Read full article >>
FAA Told to Address Crew Fatigue in Aviation
Friday June 13, 2008

Go Jet After the crew of a commercial aircraft apparently went to sleep at the wheel and flew right over their destination airport, the National Transportation Safety Board (NTSB) has recommended that the Federal Aviation Administration (FAA) take steps to "address"  the effects of human fatigue in commercial aviation.

The NTSB urged the FAA to adopt regulations requiring airlines to establish fatigue management systems designed to increase the sleep time and quality of aircrews between flights, improve crew alertness, mitigate performance errors, and prevent incidents and accidents.

In making their recommendation, the Board cited four fatigue-related incidents occurring since 2004, one resulting in the deaths of both pilots and 11 passengers.

Perhaps the most bizarre incident took place on Feb. 13, 2008, when Go! flight 1002, operated by Mesa Airlines flew beyond its destination airport, General Lyman Field, Hilo, Hawaii. For over 18 minutes air traffic controllers at General Lyman Field tried without response to contact the Go! crew, as the plane continued over Maui, the big island of Hawaii and continued flying southeast over the Pacific Ocean. After flying 26 miles beyond the airport, the crew responded and returned to land at General Lyman Field. There were no injuries, probably just a lot of embarrassment and extensive discussion with the FAA.

"Addressing this safety related measure is long overdue," said NTSB Chairman Mark V. Rosenker in a press release. "We must and can correct this serious concern." Let's all hope Chairman Rosenker is correct.

Source: About.com >>
Clemson professor receives national award for research on pilot fatigue

Professor Scott Shappell A Clemson University professor's work to identify fatigue and other human factors that lead to airplane accidents has earned him the top award from the Aerospace Human Factors Association.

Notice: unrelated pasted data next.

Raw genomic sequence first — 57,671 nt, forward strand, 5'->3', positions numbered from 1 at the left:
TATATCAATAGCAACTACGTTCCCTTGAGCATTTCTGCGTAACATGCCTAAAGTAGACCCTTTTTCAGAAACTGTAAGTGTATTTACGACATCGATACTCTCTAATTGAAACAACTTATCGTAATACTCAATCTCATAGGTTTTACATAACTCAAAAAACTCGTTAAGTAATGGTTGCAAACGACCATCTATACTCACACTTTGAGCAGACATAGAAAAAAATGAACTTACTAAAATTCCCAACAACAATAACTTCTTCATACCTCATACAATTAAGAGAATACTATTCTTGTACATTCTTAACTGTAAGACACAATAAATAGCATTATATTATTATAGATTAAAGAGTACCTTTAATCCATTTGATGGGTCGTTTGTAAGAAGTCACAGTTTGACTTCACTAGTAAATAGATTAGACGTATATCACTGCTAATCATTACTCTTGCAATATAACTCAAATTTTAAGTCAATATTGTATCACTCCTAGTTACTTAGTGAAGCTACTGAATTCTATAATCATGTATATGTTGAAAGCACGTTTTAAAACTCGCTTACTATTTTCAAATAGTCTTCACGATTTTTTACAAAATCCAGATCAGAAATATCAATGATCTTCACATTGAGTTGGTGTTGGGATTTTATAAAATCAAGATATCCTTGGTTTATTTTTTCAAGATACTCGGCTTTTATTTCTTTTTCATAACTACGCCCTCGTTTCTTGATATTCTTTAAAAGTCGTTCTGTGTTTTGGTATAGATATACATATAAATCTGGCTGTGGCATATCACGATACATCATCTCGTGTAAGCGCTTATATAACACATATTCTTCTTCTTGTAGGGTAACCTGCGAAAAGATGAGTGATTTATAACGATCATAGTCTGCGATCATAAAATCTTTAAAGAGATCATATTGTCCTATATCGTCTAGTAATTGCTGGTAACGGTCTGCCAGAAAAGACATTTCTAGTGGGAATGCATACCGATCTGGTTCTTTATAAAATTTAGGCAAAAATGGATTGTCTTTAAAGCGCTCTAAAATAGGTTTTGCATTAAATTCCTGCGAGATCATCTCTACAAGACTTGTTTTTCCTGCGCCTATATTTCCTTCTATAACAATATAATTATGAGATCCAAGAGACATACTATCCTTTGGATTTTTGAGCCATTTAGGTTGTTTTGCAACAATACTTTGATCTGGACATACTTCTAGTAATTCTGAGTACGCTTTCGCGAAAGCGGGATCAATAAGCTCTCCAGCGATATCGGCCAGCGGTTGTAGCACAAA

Scott Shappell, an industrial engineering professor, has received the 2010 Henry L. Taylor Founder's Award for outstanding contributions in the field of aerospace human factors.

"Scott Shappell is a well-known human-factors professional who has made significant contributions to the field," the association wrote in presenting the award. "In addition to his early work on fatigue and shift work, he is probably best known for his research in the areas of human error, human-factors safety-management systems and fatigue effects on performance."

Shappell is co-developer of two important tools, the Human Factors Analysis and Classification System (HFACS) and Human Factors Intervention Matrix, that are used to identify and prevent human factors associated with accidents in high-risk industries such as aviation, mining, rail, energy and medicine.

Read full Press Release >>
FRMS case study - easyJet

easyJet FRMS was covered in the November-December 2008 - Issue No. 65 of Flight Safety Australia Magazine.

Ben Cook, CASA's human factors manager, examines the importance of fatigue risk management systems (FRMS), and looks at a best-practice implementation of FRMS by the UK-based easyJet.

Download the Managing Fatigue article (PDF) >>

Visit the Flight Safety Australia Nov Dec 08 archive >>
Airlines launch fatigue risk management forum

Fatigue A group of airlines working with UK research company Qinetiq has set up a fatigue risk management forum to help the industry share best practice in controlling the dangers of pilot, cabin crew and engineer fatigue.